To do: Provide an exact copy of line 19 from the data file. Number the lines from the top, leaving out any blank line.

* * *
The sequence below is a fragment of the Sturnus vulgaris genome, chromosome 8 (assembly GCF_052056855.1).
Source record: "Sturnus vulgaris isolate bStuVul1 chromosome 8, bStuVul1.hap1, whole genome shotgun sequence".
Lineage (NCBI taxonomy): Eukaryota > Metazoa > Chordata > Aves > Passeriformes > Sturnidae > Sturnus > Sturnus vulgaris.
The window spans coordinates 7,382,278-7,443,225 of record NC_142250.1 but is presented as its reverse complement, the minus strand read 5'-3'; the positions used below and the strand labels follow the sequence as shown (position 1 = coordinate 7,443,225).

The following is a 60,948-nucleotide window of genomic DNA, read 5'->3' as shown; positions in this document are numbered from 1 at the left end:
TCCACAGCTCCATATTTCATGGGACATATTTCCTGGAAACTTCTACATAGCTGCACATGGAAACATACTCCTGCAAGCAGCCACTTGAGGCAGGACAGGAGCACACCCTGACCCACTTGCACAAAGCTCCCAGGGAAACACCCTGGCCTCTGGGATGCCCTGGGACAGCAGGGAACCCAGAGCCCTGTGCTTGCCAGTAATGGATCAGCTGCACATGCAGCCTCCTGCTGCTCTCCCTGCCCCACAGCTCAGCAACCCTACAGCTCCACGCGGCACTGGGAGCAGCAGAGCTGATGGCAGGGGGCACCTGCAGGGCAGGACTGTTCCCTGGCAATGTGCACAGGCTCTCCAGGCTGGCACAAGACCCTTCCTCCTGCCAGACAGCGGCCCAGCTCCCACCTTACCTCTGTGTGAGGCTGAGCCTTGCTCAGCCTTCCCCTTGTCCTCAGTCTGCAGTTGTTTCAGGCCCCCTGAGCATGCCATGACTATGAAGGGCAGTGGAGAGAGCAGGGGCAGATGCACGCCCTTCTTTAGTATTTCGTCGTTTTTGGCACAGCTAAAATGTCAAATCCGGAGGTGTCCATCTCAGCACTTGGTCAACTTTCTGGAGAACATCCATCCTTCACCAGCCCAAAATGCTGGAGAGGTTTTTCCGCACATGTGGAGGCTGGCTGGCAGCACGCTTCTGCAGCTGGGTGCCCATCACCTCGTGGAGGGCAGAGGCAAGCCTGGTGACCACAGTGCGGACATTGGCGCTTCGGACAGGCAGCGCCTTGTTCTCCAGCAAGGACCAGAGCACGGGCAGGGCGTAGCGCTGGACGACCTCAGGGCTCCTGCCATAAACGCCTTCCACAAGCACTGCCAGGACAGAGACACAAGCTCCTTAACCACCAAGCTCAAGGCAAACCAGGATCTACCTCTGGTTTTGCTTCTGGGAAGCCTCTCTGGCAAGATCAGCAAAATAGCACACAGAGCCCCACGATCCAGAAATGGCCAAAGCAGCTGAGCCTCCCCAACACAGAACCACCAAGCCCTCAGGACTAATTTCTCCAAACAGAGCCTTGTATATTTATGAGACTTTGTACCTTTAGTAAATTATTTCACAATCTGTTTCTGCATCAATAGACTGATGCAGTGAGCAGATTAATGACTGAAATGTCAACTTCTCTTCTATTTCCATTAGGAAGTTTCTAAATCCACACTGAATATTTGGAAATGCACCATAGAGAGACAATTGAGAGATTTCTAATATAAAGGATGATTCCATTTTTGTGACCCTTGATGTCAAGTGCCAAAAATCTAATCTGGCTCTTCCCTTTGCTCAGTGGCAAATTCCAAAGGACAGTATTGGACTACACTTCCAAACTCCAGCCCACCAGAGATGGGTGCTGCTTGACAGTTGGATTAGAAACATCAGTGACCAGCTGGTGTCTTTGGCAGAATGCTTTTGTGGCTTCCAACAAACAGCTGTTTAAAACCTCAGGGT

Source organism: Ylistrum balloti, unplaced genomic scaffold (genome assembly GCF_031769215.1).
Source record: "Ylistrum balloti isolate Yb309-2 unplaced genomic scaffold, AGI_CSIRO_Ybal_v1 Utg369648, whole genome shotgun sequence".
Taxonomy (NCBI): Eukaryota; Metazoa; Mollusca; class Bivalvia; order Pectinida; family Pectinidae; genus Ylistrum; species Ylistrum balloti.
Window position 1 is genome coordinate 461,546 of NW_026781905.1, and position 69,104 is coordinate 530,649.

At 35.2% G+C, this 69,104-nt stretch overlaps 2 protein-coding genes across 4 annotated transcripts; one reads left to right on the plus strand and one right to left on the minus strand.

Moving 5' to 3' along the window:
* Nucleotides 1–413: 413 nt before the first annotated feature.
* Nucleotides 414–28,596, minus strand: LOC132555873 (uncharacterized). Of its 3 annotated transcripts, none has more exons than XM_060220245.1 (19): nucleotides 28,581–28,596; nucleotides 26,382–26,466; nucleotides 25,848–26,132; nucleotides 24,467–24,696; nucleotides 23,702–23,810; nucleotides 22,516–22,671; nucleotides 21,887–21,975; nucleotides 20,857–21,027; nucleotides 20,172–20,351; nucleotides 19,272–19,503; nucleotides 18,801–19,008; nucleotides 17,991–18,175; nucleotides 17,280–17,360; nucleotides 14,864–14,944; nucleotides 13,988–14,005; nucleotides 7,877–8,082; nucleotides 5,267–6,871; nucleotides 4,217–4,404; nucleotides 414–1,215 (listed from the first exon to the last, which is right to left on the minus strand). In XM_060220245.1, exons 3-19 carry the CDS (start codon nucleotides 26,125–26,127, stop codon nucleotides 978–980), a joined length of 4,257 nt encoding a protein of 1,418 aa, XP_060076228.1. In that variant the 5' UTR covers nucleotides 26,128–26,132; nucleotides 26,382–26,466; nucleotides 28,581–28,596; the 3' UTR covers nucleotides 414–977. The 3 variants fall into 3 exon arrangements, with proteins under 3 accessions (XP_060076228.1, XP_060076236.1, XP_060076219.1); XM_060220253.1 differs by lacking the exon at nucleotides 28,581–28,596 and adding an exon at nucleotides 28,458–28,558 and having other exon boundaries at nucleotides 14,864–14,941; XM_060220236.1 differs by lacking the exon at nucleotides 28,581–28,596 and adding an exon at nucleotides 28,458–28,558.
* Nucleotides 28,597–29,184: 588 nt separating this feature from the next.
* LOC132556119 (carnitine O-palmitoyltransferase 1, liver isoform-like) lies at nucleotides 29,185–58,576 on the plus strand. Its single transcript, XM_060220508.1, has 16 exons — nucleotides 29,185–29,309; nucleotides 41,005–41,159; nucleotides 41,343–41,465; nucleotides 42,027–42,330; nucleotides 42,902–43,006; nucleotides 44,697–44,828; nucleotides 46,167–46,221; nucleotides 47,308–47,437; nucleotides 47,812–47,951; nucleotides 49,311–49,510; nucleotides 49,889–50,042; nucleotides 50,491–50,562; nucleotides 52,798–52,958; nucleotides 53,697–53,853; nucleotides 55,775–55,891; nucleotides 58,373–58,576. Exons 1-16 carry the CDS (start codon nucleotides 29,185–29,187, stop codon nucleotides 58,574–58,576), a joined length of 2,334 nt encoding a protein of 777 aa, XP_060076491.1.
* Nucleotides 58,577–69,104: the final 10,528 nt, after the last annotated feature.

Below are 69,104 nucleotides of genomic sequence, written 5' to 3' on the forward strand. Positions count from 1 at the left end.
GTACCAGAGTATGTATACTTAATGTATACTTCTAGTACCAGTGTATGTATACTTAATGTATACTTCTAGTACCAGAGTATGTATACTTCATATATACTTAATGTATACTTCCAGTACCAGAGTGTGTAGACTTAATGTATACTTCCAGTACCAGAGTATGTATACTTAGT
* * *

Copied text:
GTACCAGAGTATGTATACTTAATGTATACTTCTAGTACCAGTGTATGTATACTTAATGTATACTTCTAGTACCAGAGTATGTATACTTCATATATACTTAATGTATACTTCCAGTACCAGAGTGTGTAGACTTAATGTATACTTCCAGTACCAGAGTATGTATACTTAGT